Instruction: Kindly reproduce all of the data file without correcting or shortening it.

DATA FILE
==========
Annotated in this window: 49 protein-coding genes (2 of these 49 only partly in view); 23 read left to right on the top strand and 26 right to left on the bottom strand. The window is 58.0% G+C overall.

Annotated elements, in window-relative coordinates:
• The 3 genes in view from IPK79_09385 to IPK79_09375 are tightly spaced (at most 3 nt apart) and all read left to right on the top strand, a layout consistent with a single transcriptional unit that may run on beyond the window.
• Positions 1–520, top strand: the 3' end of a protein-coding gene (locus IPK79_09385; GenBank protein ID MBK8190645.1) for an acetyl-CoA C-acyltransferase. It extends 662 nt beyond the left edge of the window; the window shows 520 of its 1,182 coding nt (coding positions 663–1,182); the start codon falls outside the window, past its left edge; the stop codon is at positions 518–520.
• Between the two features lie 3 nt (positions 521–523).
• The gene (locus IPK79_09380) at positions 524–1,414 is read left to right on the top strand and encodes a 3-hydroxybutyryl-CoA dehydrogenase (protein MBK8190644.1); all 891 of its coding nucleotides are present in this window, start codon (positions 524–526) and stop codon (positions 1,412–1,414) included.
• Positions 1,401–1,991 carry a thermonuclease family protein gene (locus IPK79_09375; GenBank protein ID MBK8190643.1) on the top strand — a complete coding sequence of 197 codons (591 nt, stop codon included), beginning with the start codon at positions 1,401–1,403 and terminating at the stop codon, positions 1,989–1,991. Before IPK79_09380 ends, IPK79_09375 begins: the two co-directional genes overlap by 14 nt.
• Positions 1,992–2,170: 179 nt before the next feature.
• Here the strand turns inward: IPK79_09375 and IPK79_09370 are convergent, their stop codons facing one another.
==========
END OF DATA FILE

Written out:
Annotated in this window: 49 protein-coding genes (2 of these 49 only partly in view); 23 read left to right on the top strand and 26 right to left on the bottom strand. The window is 58.0% G+C overall.

Annotated elements, in window-relative coordinates:
• The 3 genes in view from IPK79_09385 to IPK79_09375 are tightly spaced (at most 3 nt apart) and all read left to right on the top strand, a layout consistent with a single transcriptional unit that may run on beyond the window.
• Positions 1–520, top strand: the 3' end of a protein-coding gene (locus IPK79_09385; GenBank protein ID MBK8190645.1) for an acetyl-CoA C-acyltransferase. It extends 662 nt beyond the left edge of the window; the window shows 520 of its 1,182 coding nt (coding positions 663–1,182); the start codon falls outside the window, past its left edge; the stop codon is at positions 518–520.
• Between the two features lie 3 nt (positions 521–523).
• The gene (locus IPK79_09380) at positions 524–1,414 is read left to right on the top strand and encodes a 3-hydroxybutyryl-CoA dehydrogenase (protein MBK8190644.1); all 891 of its coding nucleotides are present in this window, start codon (positions 524–526) and stop codon (positions 1,412–1,414) included.
• Positions 1,401–1,991 carry a thermonuclease family protein gene (locus IPK79_09375; GenBank protein ID MBK8190643.1) on the top strand — a complete coding sequence of 197 codons (591 nt, stop codon included), beginning with the start codon at positions 1,401–1,403 and terminating at the stop codon, positions 1,989–1,991. Before IPK79_09380 ends, IPK79_09375 begins: the two co-directional genes overlap by 14 nt.
• Positions 1,992–2,170: 179 nt before the next feature.
• Here the strand turns inward: IPK79_09375 and IPK79_09370 are convergent, their stop codons facing one another.